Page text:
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This article was published 30/5/2014 (704 days ago), so information in it may no longer be current.
Rickie Lambert's soccer story started at Liverpool in 1992 when the forward joined the Reds as a 10-year-old.
He remained on the club's books for five years until, as he recalled last summer, he was told he "wasn't good enough."
An unsuccessful stop at Blackpool followed, but when the Seasiders released him, and he found himself without a club for several months, he took a job at a beetroot factory where earned £20 per day.
"I was putting lids on jars," he told The Independent. "I would work in the day and go training at evening."
Lambert's back-story is fascinating because of where he now finds himself -- poised to return to Liverpool, who are set to complete a £4 million move for the now-32-year-old. He's also preparing to represent England at the upcoming World Cup, less than a year after being called into the national setup for the first time.
That invitation, received last August, happened to arrive on the same day his daughter was born. He has tallied twice for England since, and after seasons in which he scored 13 and 15 goals for Southampton he's playing the best football of his career -- a genuine late-bloomer.
But Liverpool's interest in him, while a good story, also seems to be part of a bigger plan at Anfield.
The Reds' primary summer transfer target is Adam Lallana, also of Southampton, and it's possible the five-time European champions have come in for Lambert to sweeten the deal for the Saints.
Even so, given their return to the Champions League, Liverpool require additional depth in each position. Lambert will provide that up front, and his ability to use his teammates, execute lay-offs and attack the ball in the air will make him a good fit in manager Brendan Rodgers' system.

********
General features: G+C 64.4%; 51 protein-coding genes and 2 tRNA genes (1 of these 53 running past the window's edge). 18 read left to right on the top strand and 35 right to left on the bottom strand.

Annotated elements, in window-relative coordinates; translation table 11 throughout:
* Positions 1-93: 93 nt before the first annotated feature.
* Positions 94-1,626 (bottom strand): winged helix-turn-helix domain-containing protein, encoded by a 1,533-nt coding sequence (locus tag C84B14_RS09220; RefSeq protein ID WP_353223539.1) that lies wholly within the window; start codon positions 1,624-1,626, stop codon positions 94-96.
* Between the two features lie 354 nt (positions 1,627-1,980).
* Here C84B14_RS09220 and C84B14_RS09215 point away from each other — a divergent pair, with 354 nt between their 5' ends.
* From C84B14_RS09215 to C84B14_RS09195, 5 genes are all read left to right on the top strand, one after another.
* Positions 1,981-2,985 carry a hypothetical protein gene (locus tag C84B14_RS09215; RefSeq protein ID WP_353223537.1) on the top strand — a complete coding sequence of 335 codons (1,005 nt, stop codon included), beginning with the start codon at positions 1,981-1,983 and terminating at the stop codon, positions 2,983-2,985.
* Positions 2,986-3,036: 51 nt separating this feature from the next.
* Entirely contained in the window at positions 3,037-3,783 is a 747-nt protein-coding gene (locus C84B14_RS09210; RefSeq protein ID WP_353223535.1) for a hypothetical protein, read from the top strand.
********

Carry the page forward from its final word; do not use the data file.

"I think Rickie is a terrific player," Rodgers said to The Guardian last November. "For me," he added, "Rickie Lambert, at whatever age he left here, must have been technically very good because he has still got that."
He's got it, and after taking the long way around it all seems to have come full circle for him.
- As incredible as it sounds, Barcelona will consider letting Xavi Hernandez leave the club for Ç¨24 million this summer. Xavi, 34, is widely regarded as one of European soccer's finest ball distributors, but with incoming manager Luis Enrique being encouraged to rebuild the squad following a disappointing season, the World Cup winner could be on his way out.
Barcelona will also be looking to acquire at least one central defender over the next few months, and Atletico Madrid's Miranda has emerged as their principal target. They may also make a play for Marquinhos, who appears surplus to requirements at Paris Saint-Germain following the arrival of David Luiz.
- Two of the African sides heading the World Cup struggled in mid-week tune-up matches. Nigeria were well outplayed by Scotland in Wednesday's 2-2 draw, and Cameroon, in a winnable contest against a young Paraguay outfit, were second-best by some distance in a 2-1 defeat.
- Manchester United owner Malcolm Glazer died during the week at the age of 85. The Florida billionaire never visited Old Trafford and his 90 per cent stake in Premier League club is divided between his six children.
- Arsenal manager Arsene Wenger has agreed a new, three-year contract at Emirates Stadium. The Gunners are coming off an FA Cup victory and will no doubt be hoping to turn the triumph into some long-term success. But losing free agent right-back Bacary Sagna was hardly the ideal way to go into the summer.
- Costa Rican striker Alvaro Saborio will miss the World Cup after suffering a foot fracture. The 32-year-old Real Salt Lake striker has scored 32 international goals, and his loss will seriously dent the Ticos' chances of progressing from Group D, which also includes Uruguay, England and Italy.